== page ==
To the Editor:

Marconi said other residents have told him they avoid driving on Main Street [...] But [...] the state is not going to force matters.

“They’re saying [...] here’s what we’re thinking of doing, and if you don’t want anything, we will walk away and see you in another 30 years.’”

Great idea!

DOT engineers are nice people, well meaning but they aren't interested in charm. They are interested in efficiency.

Ridgefield remains a charming New England town because we have respected its history. In short, Ridgefielders and DOT engineers have different agendas.

The engineers are interested in one thing: speeding traffic through town. It escapes me how that’s going to be good for Ridgefielders.

To date, the discussion has centered on turning lanes, widening Main Street, reducing parking spots, replacing trees.

Does anyone really think that if these changes were effected that traffic would improve? Not me. There will be more pass-through traffic because drivers use our Main Street as a shortcut, a faster alternative to Route 7. If it’s faster, it’s better for them, not us.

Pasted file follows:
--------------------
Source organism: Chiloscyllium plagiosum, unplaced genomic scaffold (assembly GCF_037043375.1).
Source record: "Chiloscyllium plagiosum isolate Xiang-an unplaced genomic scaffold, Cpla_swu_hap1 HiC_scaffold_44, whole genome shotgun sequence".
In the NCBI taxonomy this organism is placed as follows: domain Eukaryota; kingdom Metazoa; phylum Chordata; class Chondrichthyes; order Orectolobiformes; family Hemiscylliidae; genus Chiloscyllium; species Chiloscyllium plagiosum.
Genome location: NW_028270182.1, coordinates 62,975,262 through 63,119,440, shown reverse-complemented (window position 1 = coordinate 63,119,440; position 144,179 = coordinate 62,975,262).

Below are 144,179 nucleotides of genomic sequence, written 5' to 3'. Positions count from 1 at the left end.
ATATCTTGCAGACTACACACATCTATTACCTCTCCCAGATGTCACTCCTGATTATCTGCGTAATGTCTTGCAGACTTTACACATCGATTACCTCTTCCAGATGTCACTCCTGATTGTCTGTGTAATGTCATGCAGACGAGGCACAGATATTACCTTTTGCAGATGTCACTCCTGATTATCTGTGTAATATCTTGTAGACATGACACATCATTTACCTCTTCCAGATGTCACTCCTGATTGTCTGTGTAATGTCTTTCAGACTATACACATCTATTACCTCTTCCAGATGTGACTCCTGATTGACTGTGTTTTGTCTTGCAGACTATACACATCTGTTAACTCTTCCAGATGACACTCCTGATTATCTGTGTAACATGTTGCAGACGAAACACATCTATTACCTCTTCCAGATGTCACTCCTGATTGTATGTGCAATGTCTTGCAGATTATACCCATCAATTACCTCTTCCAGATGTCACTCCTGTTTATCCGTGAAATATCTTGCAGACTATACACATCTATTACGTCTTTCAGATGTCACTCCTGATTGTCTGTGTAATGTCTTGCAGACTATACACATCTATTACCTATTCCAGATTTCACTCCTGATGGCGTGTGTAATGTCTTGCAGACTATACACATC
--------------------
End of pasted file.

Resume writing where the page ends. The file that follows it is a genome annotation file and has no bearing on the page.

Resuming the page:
I submit these plans should be dropped and, instead, there should be a study of how drivers can be dissuaded from taking the shortcut through Ridgefield’s Main Street.

How about heavy traffic signage at the Route 35/Route 7 fork? How about limiting truck traffic? How about increased police presence? There must be other options. I don’t see alternatives being discussed.

If the state wants to help, install Belgian block crossing humps on Main Street and 35 so pedestrians can cross safely. Add sidewalks where there are none, install street lamps and trees leading into town adding to Ridgefield’s charm and hiding our unattractive strip malls.

Having said that, kudos to Talbots, the bicycle building, the building across from it, Toscana Restaurant building and other such construction that is more village-like.

Jan Rifkinson